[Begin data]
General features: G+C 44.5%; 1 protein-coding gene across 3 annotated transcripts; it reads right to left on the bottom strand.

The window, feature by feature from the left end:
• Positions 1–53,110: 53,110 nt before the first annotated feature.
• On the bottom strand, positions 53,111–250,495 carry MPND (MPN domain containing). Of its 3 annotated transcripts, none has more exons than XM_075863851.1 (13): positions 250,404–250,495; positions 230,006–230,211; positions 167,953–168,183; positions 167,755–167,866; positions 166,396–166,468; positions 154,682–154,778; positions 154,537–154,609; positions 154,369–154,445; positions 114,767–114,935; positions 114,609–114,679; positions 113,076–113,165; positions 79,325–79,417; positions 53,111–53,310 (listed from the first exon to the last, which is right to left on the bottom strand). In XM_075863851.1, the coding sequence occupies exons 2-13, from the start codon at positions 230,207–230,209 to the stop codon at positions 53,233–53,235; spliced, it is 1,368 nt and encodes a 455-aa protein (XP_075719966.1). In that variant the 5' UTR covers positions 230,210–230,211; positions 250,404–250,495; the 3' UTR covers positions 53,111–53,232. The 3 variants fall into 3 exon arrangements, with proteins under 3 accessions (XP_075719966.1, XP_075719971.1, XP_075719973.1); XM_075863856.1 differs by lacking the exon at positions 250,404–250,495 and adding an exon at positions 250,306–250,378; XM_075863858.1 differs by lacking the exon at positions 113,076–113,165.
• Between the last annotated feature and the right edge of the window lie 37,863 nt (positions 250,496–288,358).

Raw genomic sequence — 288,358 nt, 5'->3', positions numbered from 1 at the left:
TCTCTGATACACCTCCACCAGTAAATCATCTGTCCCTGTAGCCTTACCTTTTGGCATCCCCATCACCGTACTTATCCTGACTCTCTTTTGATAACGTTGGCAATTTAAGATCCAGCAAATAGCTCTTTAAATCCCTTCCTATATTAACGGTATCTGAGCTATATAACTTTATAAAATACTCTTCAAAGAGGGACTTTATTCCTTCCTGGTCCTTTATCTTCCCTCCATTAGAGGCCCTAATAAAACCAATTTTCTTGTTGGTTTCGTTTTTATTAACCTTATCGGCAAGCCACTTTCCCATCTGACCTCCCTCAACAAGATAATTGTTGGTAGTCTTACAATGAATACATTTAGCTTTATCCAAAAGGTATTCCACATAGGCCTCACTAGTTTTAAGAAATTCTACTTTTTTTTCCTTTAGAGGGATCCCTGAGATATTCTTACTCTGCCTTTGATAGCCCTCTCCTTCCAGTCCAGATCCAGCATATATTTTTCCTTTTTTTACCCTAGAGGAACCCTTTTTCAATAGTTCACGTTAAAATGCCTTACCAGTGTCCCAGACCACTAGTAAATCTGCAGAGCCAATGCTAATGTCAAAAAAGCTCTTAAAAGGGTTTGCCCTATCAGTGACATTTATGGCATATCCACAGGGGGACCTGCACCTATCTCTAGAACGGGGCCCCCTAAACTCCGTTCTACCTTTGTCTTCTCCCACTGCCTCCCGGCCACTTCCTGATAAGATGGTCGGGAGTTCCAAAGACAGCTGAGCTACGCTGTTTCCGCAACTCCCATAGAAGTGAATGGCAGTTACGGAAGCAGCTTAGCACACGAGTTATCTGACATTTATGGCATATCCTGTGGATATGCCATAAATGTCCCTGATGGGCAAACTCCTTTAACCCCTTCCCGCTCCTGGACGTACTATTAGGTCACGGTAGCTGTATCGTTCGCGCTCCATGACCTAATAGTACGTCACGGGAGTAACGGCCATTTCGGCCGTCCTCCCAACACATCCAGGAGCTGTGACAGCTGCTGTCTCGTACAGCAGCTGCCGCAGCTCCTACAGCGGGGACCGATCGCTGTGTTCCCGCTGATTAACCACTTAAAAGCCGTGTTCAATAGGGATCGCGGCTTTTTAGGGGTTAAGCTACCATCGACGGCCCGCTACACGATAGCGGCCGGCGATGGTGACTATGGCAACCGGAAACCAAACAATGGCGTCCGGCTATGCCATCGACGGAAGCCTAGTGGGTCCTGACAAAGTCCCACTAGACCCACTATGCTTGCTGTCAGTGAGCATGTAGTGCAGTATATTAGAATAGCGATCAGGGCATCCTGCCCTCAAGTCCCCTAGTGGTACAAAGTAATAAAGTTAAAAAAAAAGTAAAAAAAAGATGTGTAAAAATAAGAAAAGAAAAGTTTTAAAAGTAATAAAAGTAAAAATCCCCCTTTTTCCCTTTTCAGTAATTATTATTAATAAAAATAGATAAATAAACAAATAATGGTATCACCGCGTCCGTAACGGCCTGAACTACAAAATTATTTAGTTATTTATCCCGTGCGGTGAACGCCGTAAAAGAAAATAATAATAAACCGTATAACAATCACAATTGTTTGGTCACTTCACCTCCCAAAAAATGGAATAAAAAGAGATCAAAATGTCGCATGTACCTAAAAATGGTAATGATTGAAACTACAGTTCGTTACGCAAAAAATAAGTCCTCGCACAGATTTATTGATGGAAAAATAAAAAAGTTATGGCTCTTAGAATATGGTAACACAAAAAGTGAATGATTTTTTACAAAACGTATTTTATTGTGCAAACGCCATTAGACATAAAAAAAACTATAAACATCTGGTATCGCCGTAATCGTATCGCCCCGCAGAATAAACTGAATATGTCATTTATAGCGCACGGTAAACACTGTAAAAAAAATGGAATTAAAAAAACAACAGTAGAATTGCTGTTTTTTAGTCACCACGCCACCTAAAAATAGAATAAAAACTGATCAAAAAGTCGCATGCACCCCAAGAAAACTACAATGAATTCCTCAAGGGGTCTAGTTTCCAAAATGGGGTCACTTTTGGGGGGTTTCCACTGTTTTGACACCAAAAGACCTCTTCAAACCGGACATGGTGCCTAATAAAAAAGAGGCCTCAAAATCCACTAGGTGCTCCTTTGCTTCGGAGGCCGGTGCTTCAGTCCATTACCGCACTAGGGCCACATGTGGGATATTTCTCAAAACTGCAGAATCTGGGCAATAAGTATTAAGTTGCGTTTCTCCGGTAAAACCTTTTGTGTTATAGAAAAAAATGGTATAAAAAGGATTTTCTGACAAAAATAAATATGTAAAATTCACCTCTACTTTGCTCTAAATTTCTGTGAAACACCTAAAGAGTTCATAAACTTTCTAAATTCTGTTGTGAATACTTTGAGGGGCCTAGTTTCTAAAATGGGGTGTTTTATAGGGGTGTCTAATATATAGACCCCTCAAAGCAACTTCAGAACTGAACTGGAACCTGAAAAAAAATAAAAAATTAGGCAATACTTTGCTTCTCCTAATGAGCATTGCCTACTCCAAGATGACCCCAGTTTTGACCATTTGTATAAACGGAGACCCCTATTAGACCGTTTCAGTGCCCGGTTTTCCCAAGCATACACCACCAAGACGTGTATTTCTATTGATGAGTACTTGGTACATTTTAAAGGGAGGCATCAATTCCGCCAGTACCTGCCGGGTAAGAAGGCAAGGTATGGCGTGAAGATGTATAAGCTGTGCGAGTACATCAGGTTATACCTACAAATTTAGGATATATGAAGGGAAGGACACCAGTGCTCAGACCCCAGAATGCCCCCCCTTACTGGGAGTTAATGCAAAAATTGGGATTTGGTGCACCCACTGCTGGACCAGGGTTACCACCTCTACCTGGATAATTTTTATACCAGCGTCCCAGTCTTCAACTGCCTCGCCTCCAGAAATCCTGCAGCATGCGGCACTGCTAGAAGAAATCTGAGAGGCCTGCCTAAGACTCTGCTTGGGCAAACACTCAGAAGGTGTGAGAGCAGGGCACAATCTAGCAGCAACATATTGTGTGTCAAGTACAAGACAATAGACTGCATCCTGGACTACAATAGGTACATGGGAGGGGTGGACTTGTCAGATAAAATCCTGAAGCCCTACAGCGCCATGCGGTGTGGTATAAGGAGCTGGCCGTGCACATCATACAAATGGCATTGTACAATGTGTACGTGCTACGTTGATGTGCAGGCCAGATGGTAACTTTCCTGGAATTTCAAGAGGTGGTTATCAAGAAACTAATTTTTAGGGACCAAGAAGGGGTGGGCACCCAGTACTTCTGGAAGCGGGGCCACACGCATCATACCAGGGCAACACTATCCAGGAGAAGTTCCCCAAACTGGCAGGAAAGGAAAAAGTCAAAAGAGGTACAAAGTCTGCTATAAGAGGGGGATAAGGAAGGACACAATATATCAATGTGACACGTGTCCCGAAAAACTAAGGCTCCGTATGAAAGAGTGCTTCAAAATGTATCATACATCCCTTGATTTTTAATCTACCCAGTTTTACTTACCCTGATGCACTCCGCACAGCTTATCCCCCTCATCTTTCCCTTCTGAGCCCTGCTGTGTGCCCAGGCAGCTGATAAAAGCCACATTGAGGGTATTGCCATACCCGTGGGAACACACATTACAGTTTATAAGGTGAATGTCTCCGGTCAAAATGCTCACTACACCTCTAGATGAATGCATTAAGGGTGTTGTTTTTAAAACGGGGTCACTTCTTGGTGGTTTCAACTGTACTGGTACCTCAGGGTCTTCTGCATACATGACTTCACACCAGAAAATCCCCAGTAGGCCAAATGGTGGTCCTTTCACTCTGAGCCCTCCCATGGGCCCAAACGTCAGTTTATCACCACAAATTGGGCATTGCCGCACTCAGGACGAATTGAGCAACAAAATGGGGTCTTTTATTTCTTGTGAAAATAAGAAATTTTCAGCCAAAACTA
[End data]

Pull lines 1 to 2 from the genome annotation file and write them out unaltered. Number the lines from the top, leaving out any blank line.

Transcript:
General features: G+C 44.5%; 1 protein-coding gene across 3 annotated transcripts; it reads right to left on the bottom strand.

The window, feature by feature from the left end: